Ukraine: Unrealized Potential in the Soviet Union’s Breadbasket

Back to the European side of things with this student’s post on Ukraine’s economic challenges.


Ukraine has made quite a bit of progress since it left the Soviet Union in 1991, becoming an emerging market economy that has integrated into the global trade network. The World Bank considers Ukraine a “lower middle income” country,[1] with an estimated 2012 GDP per capita is $7,600, putting Ukraine squarely in the middle of the world index.[2] A legacy of the Soviet Union, Ukraine has many heavy industries, including arms manufacturing, steel production, electronics, and mining of iron and other minerals. Its rich black soil was the breadbasket of the Soviet Union. Ukraine’s growth strategy has been export-oriented, with exports of steel and other metals, as well as agricultural products such as sunflower seed oil, being the primary drivers. This strategy was quite successful during the 2000s, but it also meant dramatic drops in growth during the global recession as steel prices dropped.[3] However, Ukraine has recovered fairly well from the global financial crisis, with its economy reaching pre-2008 levels in the first quarter of 2010.[4]

Another legacy of the Soviet era is that most of Ukraine’s major industries are economically underdeveloped, suffering from underinvestment and inefficiency. Most farmland is state-owned, as are many important sectors of the arms, electronics, and metals industries. While the potential for these industries is huge, it is unrealized because most of the state-owned firms are uncompetitive at global prices. Furthermore, private investors face a slew of problems, such as tight controls over capital and finance, pervasive corruption, and sketchy contract enforcement.[5] The climate for investment is uncertain at best. This makes it difficult to draw capital to the industries that have been privatized. Small businesses also operate under a heavy regulatory burden. The Heritage Foundation estimates that completing licensing processes for a start-up costs 10 times the average annual income of a Ukrainian.[6] Streamlining this process and emphasizing a uniform regulatory environment could bring major relief to Ukraine’s economy.

However, the government should be careful not to modernize its economy in a way that neglects the poorest segments of the population. Nearly a quarter of the country’s population lives below the poverty line, with poverty rates almost twice as high in rural areas. The Human Development Index for Ukraine lags behind other Eastern European countries.[7] Reductions in wages and benefits for workers, which is what the Heritage Foundation means when it says the labor market requires “flexibility”, seems a poor way to remedy that situation. Simply selling all of Ukraine’s state-controlled industries at fire-sale prices to foreign investment banks and Russian oligarchs will not help the country develop in a balanced way. Instead, Ukraine should pursue careful privatization that both allows and protects foreign investment, but retains strong protections for workers and encourages domestic ownership of capital. GDP growth is not the only way to measure the health of a country.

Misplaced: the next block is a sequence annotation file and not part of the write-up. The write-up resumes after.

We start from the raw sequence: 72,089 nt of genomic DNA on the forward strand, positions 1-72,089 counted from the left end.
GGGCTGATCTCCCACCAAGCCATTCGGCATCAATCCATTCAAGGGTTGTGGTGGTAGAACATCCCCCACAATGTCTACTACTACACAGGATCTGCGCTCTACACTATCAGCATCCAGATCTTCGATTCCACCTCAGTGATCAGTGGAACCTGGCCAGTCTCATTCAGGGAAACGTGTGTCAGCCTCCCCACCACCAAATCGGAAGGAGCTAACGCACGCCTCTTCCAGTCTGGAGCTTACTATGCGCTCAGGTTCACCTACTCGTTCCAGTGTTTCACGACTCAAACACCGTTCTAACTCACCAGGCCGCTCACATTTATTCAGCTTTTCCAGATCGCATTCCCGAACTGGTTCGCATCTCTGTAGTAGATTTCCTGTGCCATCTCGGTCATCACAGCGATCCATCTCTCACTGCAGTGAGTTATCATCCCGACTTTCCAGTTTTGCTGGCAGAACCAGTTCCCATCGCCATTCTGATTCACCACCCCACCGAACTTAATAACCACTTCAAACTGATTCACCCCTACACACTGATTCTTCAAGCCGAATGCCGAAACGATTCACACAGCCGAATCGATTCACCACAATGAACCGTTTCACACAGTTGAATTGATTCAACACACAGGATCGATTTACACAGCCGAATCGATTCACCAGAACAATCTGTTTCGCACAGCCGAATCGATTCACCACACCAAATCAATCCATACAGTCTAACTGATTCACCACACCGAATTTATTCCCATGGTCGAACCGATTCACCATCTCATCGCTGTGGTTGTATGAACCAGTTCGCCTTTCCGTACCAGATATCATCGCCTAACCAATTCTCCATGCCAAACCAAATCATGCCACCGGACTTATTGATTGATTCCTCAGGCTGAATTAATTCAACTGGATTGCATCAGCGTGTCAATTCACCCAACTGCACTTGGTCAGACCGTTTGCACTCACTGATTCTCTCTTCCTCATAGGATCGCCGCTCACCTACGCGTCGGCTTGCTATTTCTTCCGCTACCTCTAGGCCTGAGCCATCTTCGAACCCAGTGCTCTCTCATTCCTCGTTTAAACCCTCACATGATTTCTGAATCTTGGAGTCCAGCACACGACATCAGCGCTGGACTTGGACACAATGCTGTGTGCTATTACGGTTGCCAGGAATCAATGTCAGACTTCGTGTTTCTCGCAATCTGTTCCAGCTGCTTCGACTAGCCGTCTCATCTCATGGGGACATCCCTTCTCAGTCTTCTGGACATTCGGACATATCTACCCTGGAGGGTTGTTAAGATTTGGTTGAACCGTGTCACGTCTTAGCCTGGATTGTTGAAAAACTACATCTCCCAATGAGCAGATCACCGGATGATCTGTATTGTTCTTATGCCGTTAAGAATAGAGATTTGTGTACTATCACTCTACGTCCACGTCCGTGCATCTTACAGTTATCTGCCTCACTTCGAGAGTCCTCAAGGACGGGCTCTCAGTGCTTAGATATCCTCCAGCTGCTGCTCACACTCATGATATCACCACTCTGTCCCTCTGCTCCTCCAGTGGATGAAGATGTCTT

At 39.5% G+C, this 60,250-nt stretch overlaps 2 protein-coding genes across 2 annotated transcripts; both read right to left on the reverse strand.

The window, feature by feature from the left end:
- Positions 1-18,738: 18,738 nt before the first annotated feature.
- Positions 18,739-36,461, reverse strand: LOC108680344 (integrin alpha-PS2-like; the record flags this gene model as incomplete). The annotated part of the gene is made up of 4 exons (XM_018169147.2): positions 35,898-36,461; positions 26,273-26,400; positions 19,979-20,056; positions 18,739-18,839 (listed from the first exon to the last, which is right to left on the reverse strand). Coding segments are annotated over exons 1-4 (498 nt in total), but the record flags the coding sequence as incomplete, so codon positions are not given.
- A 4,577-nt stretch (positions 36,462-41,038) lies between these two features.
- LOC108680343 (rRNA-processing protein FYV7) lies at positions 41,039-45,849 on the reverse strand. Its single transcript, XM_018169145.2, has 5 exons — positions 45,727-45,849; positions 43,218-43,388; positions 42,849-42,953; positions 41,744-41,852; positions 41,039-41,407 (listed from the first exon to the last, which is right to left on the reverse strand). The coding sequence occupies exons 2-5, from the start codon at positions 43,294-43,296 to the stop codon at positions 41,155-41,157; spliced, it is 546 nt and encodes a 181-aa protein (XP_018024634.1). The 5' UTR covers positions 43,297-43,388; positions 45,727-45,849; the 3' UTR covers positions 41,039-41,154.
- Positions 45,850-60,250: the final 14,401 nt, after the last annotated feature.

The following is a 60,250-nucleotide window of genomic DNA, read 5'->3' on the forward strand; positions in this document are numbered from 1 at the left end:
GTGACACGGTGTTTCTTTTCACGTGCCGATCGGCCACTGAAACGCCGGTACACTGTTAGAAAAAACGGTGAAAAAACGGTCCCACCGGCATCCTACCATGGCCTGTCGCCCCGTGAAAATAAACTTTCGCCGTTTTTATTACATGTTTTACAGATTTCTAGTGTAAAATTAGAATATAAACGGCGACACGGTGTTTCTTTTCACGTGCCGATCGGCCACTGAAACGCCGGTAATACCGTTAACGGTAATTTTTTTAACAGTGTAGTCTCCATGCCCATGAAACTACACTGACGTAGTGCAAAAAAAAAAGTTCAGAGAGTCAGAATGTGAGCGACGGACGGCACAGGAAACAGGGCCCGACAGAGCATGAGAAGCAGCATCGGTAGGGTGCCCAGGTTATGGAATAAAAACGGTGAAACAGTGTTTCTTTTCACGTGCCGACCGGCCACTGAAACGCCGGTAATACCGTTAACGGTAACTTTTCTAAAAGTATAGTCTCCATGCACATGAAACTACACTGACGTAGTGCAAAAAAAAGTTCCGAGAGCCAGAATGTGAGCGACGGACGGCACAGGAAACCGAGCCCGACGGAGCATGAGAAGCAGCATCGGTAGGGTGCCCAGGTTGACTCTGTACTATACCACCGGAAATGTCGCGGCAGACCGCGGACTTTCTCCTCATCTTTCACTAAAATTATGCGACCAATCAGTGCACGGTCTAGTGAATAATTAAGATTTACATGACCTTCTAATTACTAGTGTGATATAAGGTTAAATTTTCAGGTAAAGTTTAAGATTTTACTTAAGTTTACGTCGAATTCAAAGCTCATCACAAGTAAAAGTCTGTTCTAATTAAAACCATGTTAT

[1] “Ease of Doing Business in Ukraine”, International Finance Corporation & the World Bank, 2012. Accessed Feb 21, 2013, http://www.doingbusiness.org/data/exploreeconomies/ukraine/

[2] CIA World Factbook: Ukraine. Accessed Feb 20, 2013, https://www.cia.gov/library/publications/the-world-factbook/geos/up.html

[3] CIA World Factbook: Ukraine

[4] “Ukraine – Macroeconomic Situation- April 2010”, UNIAN Information Agency, May 19, 2010. Accessed Feb 20, 2013, http://www.unian.info/news/377569-ukraine-macroeconomic-situation-april-2010.html

[5] “Ukraine”, 2013 Index of Economic Freedom, the Heritage Foundation. Accessed Feb 20, 2013, http://www.heritage.org/index/country/ukraine

[6] Ibid.

[7] United Nations Development Program: Ukraine. Accessed Feb 20, 2013, http://www.undp.org.ua/en/prosperity-poverty-reduction-and-mdgs

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